Between the biting cold, the forlorn street, and the building’s pedestrian traffic at a disheartening holiday low, I feel I am finally ready to lay this project to rest…for now, at least. The hours spent in solitude out there have given me plenty of time to question the efficacy of my efforts and at times even to lament my somewhat impulsive planning (choosing winter over spring, including a holiday week and semester break, etc.); but more importantly, I’ve had ample time to contemplate redoubling these efforts for next time. However that may manifest itself. I’ve thoroughly enjoyed every moment spent chatting with those who bid me the honor, constantly learning, enjoying the company of friends, meeting new ones, and experimenting with this medium of communication and protest.
This is far from over. The mainstream media seemed to not care enough to cover my humble project, but who needs ’em anyway? In the past few days I have done interviews for a documentary film on veganism in New Orleans, and another for a podcast called Vegan Radio. The latter should be available shortly after the start of the New Year.
I want every one to know how inspiring such a project can be, and beseech you all to try something like it. I’d like to thank every individual who came to visit; my amazing friend who provided the initial spark, encouragement, and help to hatch this outrageous plan; Michael at SAEN; Jeff at the Humane Society of LA; all who organized and participated in solidarity actions around the U.$.; and those courageous individuals who showed themselves unafraid to heed their conscience and question their colleagues’/bosses’ unethical atrocities on the animal kingdom. Little thanks to “philoshophy guy,” who gave me more of a headache than any constructive criticisms. A begrudging “thank you” to the dude who stole my phone, only to return it after he tried unsuccessfully to secure $40 (yes, this really did happen, Officer “I Appreciate Your Honesty”. Duh. What’s more unbelievable — that I would fabricate such a story for the purpose of “internet banter” or that I simply wasn’t interested in providing the university police with a profile/description of some harmless individual?! ).
Remember, comrades and conscientious objectors, that just because we use (or may have used) a procedure developed ostensibly “through” [sic] animal experiments does not make us perpetrators of the violence inflicted on these beings. This is the lucrative paradigm of the research world — as enforced by the NIH and FDA, and lobbied for by powerful pharmaceutical giants — and a shrewd way for those whose salaries depend upon animal research grants to deflect accountability. (As a matter of fact, as an individual who has laid awake nights haunted by the images of laboratories and terrified animals, such a spiteful sentiment evokes more than a little resentment.) We did not construct these concentration camps, and we do not order these animals’ executions.* Our responsibility lies not with which procurements of modern medical technologies we use — any more than our being treated for hypothermia would subject us to complicity with the Nazis who developed said data from experiments on Jews. Where our responsibilities lie is in stopping the system that perpetuates institutionalized animal abuse. For if we do not try to stop the horrors, we can, indeed, count ourselves as complicit as the “good Germans” who did all in their power to numb themselves and ignore the smoke stacks rising in the distance…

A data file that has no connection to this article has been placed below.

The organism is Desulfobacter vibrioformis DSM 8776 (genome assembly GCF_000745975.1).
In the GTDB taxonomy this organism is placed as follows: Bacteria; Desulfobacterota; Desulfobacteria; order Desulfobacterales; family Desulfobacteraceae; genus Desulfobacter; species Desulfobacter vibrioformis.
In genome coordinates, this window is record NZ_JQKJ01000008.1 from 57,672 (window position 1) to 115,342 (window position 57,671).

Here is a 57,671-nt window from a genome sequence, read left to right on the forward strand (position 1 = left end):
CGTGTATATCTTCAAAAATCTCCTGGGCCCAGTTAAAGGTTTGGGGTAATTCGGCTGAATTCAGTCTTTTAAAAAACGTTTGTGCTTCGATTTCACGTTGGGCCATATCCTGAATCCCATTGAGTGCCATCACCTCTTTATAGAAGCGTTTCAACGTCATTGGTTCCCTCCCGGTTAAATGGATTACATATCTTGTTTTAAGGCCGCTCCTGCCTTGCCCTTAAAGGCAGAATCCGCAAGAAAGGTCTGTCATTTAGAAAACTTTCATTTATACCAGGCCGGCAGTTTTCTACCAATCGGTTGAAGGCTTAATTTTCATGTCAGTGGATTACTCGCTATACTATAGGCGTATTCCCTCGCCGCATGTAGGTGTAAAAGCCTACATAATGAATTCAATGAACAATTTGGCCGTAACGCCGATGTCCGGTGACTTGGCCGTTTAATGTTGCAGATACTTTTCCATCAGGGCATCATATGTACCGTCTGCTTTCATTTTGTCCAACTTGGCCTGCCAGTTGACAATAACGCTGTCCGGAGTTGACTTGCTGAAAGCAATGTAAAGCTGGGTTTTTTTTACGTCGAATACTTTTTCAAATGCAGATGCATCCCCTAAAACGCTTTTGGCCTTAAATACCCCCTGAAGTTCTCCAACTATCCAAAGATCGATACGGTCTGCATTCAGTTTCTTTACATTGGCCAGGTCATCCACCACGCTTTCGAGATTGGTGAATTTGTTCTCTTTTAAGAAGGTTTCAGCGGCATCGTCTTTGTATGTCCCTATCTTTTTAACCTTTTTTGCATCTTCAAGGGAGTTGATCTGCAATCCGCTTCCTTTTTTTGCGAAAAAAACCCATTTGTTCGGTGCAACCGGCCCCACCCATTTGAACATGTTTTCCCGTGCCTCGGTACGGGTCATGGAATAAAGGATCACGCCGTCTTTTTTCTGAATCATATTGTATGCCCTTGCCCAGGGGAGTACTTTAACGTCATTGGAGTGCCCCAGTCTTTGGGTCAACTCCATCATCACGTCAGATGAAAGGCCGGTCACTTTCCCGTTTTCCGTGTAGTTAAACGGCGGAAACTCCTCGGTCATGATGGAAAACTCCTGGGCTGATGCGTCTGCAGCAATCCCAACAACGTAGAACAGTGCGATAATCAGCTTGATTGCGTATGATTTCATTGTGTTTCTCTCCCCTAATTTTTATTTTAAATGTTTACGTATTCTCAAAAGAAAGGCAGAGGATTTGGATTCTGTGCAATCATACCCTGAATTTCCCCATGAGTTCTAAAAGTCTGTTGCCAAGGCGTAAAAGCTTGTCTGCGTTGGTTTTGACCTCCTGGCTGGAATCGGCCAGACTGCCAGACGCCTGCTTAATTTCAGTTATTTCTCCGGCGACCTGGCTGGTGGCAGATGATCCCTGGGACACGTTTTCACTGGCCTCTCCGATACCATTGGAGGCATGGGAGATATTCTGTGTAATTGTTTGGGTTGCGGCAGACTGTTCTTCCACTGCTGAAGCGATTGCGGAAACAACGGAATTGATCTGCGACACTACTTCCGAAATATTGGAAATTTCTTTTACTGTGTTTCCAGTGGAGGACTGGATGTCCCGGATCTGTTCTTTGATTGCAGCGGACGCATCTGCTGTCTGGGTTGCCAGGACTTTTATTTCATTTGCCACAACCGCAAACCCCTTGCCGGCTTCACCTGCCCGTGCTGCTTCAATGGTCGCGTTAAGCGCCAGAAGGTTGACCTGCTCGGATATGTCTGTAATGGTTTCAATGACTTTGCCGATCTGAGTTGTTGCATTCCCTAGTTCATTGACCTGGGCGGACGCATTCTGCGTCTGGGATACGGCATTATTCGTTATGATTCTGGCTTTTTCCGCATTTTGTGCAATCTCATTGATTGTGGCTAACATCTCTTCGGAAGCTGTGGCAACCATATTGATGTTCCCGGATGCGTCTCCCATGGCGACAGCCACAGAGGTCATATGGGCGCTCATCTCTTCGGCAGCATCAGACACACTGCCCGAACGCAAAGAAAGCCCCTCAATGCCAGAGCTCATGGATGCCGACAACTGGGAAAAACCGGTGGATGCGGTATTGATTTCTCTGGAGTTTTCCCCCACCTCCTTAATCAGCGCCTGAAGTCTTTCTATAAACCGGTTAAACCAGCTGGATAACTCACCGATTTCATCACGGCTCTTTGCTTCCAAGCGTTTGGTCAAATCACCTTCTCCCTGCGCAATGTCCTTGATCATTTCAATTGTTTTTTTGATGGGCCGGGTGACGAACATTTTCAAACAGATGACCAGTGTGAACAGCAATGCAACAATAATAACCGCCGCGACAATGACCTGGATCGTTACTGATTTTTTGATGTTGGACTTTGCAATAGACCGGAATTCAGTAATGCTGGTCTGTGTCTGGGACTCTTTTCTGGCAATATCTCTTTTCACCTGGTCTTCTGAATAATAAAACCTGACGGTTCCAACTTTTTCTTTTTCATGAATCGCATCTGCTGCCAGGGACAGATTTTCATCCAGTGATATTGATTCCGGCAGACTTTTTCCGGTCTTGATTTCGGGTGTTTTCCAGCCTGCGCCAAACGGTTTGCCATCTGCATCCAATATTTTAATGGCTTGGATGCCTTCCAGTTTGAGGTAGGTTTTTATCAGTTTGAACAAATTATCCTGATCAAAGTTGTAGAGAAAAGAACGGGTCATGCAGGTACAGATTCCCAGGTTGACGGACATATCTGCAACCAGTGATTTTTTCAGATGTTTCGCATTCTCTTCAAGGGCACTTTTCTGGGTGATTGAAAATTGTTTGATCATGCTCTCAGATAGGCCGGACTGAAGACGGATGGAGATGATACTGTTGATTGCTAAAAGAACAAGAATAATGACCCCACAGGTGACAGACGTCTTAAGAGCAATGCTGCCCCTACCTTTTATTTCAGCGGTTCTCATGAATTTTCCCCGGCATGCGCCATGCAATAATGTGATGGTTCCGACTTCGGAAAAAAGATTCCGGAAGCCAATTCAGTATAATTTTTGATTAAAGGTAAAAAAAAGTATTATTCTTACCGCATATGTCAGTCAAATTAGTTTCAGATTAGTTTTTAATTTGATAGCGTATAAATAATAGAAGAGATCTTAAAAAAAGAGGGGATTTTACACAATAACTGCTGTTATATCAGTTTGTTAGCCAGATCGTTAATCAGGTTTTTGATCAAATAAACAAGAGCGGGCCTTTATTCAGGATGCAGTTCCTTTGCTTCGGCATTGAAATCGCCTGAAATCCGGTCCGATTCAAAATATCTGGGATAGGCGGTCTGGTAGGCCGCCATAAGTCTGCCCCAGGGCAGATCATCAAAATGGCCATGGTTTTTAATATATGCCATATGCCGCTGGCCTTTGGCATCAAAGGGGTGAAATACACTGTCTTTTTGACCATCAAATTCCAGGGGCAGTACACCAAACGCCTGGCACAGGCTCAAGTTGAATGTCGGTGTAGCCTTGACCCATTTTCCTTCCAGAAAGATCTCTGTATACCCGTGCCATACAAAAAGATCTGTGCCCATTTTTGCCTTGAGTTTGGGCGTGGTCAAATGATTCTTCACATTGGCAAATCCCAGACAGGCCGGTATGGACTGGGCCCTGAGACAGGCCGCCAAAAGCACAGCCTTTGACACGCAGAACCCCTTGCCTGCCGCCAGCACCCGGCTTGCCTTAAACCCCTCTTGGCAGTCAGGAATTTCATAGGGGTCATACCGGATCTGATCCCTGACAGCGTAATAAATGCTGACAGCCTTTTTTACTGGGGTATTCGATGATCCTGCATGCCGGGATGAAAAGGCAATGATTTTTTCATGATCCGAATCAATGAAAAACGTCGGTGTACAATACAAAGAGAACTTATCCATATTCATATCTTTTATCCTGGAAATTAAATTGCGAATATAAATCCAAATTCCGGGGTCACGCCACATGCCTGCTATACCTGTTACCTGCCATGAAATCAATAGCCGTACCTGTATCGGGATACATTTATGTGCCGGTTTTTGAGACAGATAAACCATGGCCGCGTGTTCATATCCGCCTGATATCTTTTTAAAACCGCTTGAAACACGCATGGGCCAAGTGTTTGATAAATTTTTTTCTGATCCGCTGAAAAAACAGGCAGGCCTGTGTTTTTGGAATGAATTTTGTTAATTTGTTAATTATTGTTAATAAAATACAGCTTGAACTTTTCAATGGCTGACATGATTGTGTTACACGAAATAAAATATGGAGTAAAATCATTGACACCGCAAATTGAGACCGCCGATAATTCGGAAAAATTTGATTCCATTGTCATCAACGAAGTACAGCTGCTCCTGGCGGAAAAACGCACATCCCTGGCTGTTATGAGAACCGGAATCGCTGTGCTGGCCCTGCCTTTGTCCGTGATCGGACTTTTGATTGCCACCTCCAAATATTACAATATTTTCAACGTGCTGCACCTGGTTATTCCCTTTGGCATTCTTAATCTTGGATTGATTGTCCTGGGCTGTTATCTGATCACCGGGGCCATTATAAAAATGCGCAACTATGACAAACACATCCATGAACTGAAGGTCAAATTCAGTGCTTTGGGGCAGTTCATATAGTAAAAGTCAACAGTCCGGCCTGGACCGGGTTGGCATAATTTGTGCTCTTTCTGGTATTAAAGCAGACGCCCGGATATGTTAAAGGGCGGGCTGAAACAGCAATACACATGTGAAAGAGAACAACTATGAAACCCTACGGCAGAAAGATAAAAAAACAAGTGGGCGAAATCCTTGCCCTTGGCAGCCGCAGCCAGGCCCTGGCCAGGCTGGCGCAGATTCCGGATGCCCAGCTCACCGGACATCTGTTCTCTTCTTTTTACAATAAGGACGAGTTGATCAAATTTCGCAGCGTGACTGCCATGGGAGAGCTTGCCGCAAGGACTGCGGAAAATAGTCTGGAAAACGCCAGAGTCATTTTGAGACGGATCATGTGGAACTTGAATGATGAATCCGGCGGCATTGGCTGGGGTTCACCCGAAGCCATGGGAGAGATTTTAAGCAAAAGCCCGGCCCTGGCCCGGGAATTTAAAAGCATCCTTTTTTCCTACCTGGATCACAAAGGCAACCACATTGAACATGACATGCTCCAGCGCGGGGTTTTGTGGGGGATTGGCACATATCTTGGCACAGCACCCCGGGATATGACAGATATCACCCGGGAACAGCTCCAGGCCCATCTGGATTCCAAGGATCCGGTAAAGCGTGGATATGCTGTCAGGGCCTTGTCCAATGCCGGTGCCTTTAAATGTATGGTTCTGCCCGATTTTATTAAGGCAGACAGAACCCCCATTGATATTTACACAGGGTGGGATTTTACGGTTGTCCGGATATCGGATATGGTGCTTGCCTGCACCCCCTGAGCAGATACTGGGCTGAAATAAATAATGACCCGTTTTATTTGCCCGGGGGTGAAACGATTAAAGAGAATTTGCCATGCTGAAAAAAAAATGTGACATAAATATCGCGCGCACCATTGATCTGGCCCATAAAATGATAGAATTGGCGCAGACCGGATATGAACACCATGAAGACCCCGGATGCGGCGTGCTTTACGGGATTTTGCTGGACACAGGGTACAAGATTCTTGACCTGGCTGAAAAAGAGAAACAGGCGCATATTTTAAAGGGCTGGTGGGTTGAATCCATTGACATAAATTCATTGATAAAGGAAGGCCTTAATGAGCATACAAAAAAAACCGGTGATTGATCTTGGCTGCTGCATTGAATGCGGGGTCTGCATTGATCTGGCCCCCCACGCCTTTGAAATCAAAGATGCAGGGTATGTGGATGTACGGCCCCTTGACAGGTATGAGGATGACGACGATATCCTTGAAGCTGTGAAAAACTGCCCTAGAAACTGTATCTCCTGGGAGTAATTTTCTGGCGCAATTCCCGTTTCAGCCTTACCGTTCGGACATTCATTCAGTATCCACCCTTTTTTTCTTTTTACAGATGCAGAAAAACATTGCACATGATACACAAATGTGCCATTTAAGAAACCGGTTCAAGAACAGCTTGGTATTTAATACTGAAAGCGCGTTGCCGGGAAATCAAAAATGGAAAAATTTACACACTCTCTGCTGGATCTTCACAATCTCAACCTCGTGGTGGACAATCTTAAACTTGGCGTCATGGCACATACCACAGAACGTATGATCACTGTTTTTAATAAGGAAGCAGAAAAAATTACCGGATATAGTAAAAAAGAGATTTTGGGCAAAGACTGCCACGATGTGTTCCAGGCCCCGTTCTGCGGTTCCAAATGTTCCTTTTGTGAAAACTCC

Remember it is not a matter of procedure but a matter of systemic oppression. So when those who abuse animals assure us that their methods are humane, when they tell us they care for the animals they exploit, here is my rebuttal:
“The worst slave owners were those who were kind to their slaves, and so prevented the horror of the system being realized by those who suffered from it, and understood by those who contemplated it.” — Oscar Wilde, The Soul of Man Under Socialism
*Just the other day, a woman told me how for seven months she “sacked” the unwanted animals by gassing them with CO2. (The phrase “sacking” is indicative of the disconnection implicit in animal experimentation: it’s short for “sacrifice,” otherwise known as “murder” — thus, “sack” is an abbreviation of a euphemism.) She told me, “It really stressed me out. It made me feel really guilty.”